state, although outside the Union. To resolve the boundary dispute
Congress proposed that the Toledo strip be ceded to Ohio and Indiana
with compensation to Michigan of land in the Upper Peninsula. Though the
Michigan electorate rejected the offer, a group of Democratic leaders
accepted it, and by their acceptance Michigan became a state in 1837.
(The admission of Arkansas as a slaveholding state offset that of
Michigan as a free state.) Detroit served as the capital until 1847,
when it was replaced by Lansing.
After statehood, Michigan promptly adopted a program of internal
improvement through the building of railroads, roads, and canals,
including the Soo Locks Ship Canal at Sault Ste. Marie. At the same time
lumbering was expanding, and the population grew as German, Irish, and
Dutch immigrants arrived. In 1854 the Republican party was organized at
Jackson, Mich. During the Civil War, Michigan fought on the side of the
Union, contributing 90,000 troops to the cause.
After the war the state remained firmly Republican until 1882. Then
Michigan farmers, moved by the same financial difficulties and outrage
at high transportation and storage rates that aroused other Western
farmers, supported movements advocating agrarian interests, such as the
Granger movement and the Greenback party. The farmers joined with the
growing numbers of workers in the mines and lumber camps to elect a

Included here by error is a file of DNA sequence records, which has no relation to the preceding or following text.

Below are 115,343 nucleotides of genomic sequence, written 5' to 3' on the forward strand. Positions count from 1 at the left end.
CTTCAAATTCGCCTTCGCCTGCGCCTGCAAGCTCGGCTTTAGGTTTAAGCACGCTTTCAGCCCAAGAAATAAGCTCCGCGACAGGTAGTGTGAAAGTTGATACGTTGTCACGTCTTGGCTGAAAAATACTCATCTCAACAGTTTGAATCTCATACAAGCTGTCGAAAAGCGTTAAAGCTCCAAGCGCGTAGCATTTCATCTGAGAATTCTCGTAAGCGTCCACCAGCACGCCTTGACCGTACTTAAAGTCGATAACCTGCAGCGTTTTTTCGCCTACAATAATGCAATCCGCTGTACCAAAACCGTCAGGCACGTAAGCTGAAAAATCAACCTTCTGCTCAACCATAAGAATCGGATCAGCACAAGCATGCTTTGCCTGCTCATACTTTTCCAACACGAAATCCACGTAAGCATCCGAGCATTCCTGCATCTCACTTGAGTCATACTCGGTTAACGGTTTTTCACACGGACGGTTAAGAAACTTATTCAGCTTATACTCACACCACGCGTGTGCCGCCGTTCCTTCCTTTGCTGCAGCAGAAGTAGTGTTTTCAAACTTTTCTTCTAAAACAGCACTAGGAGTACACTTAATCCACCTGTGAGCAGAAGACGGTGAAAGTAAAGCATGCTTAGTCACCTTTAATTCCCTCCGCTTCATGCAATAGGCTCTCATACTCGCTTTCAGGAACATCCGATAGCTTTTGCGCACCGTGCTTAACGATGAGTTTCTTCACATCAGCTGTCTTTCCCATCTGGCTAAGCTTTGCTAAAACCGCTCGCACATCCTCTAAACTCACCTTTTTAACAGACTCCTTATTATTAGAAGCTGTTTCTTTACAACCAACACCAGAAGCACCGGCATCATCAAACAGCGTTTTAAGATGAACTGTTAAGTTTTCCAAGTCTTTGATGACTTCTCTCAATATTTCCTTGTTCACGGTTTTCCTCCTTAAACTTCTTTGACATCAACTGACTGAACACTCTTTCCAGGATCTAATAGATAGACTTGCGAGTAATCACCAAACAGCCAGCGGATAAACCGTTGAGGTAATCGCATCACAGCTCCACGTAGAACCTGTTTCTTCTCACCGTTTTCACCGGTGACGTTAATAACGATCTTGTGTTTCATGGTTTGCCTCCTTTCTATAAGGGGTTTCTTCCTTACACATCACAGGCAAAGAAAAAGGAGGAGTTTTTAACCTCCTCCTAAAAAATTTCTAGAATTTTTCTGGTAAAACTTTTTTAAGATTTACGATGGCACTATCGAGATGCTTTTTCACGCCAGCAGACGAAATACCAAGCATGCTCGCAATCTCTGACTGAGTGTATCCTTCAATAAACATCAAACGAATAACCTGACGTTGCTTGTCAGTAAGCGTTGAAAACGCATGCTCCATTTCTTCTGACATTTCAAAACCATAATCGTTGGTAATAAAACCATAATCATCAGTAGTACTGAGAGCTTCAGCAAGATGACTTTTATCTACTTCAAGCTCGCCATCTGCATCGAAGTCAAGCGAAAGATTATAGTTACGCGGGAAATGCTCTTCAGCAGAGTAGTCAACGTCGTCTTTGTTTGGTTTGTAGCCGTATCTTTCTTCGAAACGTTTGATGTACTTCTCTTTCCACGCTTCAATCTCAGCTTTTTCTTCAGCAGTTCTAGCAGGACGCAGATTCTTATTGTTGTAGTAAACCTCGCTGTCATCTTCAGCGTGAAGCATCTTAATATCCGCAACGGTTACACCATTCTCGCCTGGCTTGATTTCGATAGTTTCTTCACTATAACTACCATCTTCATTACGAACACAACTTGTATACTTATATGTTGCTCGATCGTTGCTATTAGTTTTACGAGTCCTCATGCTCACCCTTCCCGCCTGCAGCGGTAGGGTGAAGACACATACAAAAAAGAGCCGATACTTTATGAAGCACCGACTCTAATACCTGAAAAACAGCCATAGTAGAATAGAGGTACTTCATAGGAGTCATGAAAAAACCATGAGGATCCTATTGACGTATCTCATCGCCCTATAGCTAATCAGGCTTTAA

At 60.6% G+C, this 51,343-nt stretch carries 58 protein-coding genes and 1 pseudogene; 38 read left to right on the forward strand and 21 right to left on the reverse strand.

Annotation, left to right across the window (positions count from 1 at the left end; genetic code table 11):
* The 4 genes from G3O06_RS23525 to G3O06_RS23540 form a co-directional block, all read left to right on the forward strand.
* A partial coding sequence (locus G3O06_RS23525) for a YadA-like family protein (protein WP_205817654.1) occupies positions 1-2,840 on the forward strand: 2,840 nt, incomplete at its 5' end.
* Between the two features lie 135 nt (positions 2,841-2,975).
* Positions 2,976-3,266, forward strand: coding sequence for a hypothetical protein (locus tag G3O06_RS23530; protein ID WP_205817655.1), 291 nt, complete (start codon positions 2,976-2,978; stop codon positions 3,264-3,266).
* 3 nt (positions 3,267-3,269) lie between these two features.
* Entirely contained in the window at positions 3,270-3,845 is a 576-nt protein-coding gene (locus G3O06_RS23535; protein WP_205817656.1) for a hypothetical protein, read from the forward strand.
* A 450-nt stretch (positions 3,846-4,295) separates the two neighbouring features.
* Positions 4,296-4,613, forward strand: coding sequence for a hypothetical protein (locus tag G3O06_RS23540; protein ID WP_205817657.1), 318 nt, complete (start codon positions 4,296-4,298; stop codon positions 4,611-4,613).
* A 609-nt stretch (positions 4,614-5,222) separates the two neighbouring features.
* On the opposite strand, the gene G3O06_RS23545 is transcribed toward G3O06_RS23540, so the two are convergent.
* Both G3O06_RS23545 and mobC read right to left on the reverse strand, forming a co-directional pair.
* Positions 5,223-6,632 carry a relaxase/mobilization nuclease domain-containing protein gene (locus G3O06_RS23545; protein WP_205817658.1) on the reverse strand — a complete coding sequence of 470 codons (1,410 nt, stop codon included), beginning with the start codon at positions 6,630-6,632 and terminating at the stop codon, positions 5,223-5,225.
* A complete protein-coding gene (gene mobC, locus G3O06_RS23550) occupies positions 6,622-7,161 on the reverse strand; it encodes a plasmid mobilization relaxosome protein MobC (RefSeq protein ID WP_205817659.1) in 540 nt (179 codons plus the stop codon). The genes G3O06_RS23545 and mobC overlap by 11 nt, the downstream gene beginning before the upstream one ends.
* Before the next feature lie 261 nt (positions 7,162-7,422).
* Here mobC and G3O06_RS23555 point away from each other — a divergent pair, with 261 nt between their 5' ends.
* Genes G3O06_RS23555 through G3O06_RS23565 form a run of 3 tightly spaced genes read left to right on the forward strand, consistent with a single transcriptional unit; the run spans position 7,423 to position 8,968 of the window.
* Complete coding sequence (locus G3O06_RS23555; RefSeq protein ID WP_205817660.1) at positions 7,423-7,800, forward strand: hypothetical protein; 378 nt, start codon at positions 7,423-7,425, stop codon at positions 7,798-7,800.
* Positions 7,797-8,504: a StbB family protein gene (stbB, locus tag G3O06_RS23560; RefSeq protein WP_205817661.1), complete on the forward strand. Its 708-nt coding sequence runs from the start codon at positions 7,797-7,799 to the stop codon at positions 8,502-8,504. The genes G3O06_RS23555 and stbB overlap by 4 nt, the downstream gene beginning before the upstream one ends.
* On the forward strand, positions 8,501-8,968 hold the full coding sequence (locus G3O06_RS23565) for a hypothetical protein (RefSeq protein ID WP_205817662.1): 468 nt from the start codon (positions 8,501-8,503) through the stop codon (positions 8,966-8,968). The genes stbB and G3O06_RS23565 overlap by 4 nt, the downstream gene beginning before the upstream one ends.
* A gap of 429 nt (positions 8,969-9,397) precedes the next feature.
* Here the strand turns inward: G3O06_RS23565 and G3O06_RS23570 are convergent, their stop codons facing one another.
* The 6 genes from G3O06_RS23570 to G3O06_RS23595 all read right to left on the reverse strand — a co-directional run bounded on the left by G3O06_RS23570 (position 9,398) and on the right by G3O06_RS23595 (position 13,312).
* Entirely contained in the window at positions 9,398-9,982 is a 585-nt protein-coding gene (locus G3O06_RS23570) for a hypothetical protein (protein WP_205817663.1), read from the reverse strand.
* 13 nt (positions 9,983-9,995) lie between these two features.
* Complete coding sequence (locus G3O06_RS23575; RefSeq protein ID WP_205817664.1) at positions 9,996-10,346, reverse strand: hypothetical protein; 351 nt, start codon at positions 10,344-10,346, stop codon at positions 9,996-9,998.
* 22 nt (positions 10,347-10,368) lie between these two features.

Greenback-Democratic governor in 1882 and succeeded in getting
legislation passed for agrarian improvement and public welfare.
Reforms influenced by the labor movement were the creation of a state
board of labor (1883), a law enforcing a 10-hr day (1885), and a
moderate child-labor law (1887). The lumbering business, with its yield
of wealth to the timber barons, declined to virtual inactivity. Some of
the loggers joined the ranks of industrial workers, which were further
swelled by many Polish and Norwegian immigrants.
Assembly Lines and Labor Strife
With the invention of the automobile and the construction of automotive
plants, industry in Michigan was altered radically. Henry Ford
established the Ford Motor Company in 1903 and introduced conveyor-belt
assembly lines in 1918. General Motors and the Chrysler Corporation (now
DiamlerChrysler A.G.) were established shortly after Ford. Along with
the development of mass-production methods came the growth of the labor
movement. In the 1930s, when the automobile industry was well
established in the state, labor unions struggled for recognition. The
conflict between labor and the automotive industry, which continued into
the 1940s, included sit-down strikes and was sometimes violent. Walter
Reuther, a pioneer of the labor movement, was elected president of the
United Auto Workers (UAW) in 1946.
In World War II Michigan produced large numbers of tanks, airplanes, and
other war matériel. Industrial production again expanded after the
Korean War broke out in 1950, and the opening of the Saint Lawrence
Seaway in 1959 increased export trade by bringing many oceangoing
vessels to the port of Detroit. In the early 1960s, however, economic
growth lagged and unemployment became a problem in the state.
Racial Tensions and Recession